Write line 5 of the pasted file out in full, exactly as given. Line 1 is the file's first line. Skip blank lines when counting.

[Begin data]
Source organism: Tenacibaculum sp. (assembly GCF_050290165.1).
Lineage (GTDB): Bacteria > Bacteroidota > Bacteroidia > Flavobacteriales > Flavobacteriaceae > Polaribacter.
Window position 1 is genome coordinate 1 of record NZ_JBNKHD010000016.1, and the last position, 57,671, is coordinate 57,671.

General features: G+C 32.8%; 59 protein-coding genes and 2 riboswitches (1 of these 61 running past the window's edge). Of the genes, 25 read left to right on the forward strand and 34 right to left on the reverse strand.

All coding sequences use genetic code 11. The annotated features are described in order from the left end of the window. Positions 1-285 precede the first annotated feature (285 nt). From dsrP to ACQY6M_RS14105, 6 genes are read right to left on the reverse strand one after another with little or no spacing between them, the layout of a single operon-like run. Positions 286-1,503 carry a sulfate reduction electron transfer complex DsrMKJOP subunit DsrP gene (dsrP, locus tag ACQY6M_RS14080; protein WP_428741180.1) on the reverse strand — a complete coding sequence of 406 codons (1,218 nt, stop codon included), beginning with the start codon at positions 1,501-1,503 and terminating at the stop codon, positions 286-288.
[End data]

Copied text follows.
All coding sequences use genetic code 11. The annotated features are described in order from the left end of the window. Positions 1-285 precede the first annotated feature (285 nt). From dsrP to ACQY6M_RS14105, 6 genes are read right to left on the reverse strand one after another with little or no spacing between them, the layout of a single operon-like run. Positions 286-1,503 carry a sulfate reduction electron transfer complex DsrMKJOP subunit DsrP gene (dsrP, locus tag ACQY6M_RS14080; protein WP_428741180.1) on the reverse strand — a complete coding sequence of 406 codons (1,218 nt, stop codon included), beginning with the start codon at positions 1,501-1,503 and terminating at the stop codon, positions 286-288.